CH: Thanks, thanks very much Sarah for being willing to participate in the panel. What was it that made you decide to get involved in Play it Cool?

Time = 40:59

Sarah Renner: There was a year in the World Cup that there was so many World Cup cancellations because of weather and sort of drastic measures to make races go off like blowing snow up at high elevation and trucking it down and I think it was stemmed from a sort of feeling of what can we do personally. If winter is important to us and all of the evidence suggests that humans are changing the climate, well then what can an individual do and how can an athlete lead by an example in hopes that other people will sort of share that message.

CH: So do you remember in terms of your awareness of climate change, a specific turning point in- when you thought it was something that you know the light went on for you?

SR: I would say it was just sort of the reality of the World Cup and I remember racing above the Arctic Circle in November and there was no snow. So that was you know, that was pretty shocking and then the locals were all very obviously concerned about it and I think when you’re in a winter sport and it’s so focused on snow that its always on everyone’s minds so kind of year after year I think it became more and more difficult to hold cross-country races in these traditional places until you know now a lot of the time snow is built and stock-piled the winter before under sawdust and kept throughout the summer and then ready for the race course the following fall. Humans are very inventive and they come up with ways to… I mean the passion for sport is huge, but it’s still, you know it’s not winter like it used to be.

Time = 43:20

CH: In your involvement in trying to promote awareness about the problem are there any lessons that you have learned that you would want to share?

SR: Well I think, you know when we…it was a really interesting endeavour starting Play It Cool because it was… I think athletes want to do something and it’s really difficult to speak about being a leader in the environment without taking those personal steps and I think what we found also was how difficult it is to be an advocate for the environment because it’s such a- its so close with economics and here we are from Alberta saying we’re concerned about the climate and our whole economy is based on oil and we all know that it’s not the cleanest form of oil so I think in some ways we became real targets. It’s a difficult position to be in to say this is what I care about, we are taking more than our fair share essentially as people of this earth and how do we be different people, how do we be conscious global citizens and how do we look our children in the eyes and say I cared and we knew what was going on and we did something so for me it really came from that I want to acknowledge that this is where we are and be responsible, be a responsible human citizen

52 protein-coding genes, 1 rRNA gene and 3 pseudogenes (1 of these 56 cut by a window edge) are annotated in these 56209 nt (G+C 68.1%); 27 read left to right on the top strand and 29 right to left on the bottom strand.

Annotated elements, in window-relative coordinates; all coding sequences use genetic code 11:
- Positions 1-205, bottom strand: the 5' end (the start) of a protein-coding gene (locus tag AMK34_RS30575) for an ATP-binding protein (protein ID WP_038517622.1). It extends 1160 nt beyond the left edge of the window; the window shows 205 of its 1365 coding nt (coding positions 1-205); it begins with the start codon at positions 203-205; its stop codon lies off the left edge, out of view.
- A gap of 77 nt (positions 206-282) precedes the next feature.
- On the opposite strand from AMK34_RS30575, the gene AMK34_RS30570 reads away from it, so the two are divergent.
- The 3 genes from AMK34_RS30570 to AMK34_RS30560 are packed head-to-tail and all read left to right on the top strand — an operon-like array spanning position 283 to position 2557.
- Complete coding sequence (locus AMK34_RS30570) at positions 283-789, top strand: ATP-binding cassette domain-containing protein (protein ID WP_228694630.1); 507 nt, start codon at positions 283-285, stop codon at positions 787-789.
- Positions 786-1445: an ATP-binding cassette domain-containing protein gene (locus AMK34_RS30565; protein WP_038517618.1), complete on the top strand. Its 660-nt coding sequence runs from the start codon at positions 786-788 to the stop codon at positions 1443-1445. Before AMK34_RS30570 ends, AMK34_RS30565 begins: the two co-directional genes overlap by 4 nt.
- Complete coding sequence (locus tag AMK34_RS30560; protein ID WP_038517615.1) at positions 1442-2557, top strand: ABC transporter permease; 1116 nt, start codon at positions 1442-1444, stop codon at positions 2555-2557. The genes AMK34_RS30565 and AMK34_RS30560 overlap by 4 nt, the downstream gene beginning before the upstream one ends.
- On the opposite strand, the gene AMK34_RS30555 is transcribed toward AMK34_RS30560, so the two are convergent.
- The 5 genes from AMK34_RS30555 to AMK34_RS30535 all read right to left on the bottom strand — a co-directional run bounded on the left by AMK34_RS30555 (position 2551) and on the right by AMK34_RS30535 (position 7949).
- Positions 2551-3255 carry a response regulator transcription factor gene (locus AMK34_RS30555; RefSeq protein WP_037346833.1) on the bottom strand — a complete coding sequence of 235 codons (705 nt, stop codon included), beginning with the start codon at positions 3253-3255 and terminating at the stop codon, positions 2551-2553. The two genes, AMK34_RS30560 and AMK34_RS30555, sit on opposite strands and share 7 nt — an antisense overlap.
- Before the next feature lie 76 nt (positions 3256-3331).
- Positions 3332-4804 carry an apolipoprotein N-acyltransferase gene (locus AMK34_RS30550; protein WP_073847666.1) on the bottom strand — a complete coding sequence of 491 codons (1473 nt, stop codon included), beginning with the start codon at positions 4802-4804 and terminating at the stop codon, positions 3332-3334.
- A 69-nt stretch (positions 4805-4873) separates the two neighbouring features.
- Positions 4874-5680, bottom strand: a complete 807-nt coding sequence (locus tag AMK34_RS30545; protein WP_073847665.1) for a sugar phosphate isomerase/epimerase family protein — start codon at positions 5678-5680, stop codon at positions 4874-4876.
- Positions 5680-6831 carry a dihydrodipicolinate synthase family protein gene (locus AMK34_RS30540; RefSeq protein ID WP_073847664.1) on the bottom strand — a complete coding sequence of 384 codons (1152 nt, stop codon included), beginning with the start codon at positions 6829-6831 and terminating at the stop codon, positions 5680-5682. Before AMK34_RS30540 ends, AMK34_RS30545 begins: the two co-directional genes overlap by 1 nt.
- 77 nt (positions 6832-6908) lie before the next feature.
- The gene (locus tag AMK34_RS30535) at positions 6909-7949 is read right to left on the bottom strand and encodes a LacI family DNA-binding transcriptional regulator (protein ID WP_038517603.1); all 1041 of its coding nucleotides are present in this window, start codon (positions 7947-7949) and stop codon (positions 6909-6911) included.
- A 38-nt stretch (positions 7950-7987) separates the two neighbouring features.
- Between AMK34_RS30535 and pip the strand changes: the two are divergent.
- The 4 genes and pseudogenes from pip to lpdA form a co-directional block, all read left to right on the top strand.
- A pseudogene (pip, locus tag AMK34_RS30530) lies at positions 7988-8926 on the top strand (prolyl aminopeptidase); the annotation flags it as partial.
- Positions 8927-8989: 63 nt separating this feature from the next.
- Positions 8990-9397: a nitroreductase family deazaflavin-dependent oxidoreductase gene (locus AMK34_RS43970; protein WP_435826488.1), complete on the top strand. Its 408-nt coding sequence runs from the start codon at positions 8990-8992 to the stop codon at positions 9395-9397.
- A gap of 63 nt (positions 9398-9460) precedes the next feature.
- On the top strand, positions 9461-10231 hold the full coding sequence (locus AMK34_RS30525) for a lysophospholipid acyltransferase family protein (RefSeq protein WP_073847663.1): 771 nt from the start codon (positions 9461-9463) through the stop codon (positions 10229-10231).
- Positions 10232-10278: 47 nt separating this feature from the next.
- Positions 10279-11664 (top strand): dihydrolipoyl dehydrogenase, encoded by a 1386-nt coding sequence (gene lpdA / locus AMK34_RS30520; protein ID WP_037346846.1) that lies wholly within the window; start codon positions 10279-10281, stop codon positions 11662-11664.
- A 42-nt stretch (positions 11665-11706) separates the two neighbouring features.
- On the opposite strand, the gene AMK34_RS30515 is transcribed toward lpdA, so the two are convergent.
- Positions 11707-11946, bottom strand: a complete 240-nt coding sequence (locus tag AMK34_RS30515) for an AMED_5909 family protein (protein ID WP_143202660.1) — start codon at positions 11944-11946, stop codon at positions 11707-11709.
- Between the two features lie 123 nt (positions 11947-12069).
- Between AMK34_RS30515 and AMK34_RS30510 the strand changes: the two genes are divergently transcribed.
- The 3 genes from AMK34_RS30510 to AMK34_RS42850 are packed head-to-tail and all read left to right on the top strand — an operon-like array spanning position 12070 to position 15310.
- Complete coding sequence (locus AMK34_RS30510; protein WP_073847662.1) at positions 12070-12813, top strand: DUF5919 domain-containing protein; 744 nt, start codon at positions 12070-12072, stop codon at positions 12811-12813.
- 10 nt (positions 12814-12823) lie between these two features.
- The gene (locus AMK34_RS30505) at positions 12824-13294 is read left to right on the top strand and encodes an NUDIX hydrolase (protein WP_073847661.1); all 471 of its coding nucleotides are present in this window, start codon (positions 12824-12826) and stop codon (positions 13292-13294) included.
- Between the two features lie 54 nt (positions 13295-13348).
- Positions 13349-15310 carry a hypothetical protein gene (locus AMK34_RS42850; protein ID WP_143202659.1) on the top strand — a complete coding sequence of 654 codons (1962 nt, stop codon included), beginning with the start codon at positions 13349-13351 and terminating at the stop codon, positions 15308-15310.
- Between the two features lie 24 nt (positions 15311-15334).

Time = 44:58

I would say that it was a difficult position and… in my view, the only position. So what happened specifically is right before, I think it was the Vancouver Olympics, we- my husband Thomas delivered a letter to the Prime Minister’s office in Calgary, and it was signed by over 200 winter athletes, encouraging Canada to take firm, have a firm supportive sort of stand point in the Copenhagen. It was a big media event and after that our website just got absolutely deluged with hate mail.

Thomas wouldn’t let me read it because it was before the Olympics and he knew how distracting it would be, but I could tell personally that it really influenced him and it was really shocking. We were advised by a friend of ours who is the President of the Pembina Institute at the time and he said, you know a lot of these e-mails that you receive are actually from people who are hired by the oil companies to write them and you know they are designed to intimidate and it was I have to say it was really difficult and at the same time I think it strengthened our resolve. For us it is personal and the best thing we can do is lead by example and you know to have a voice.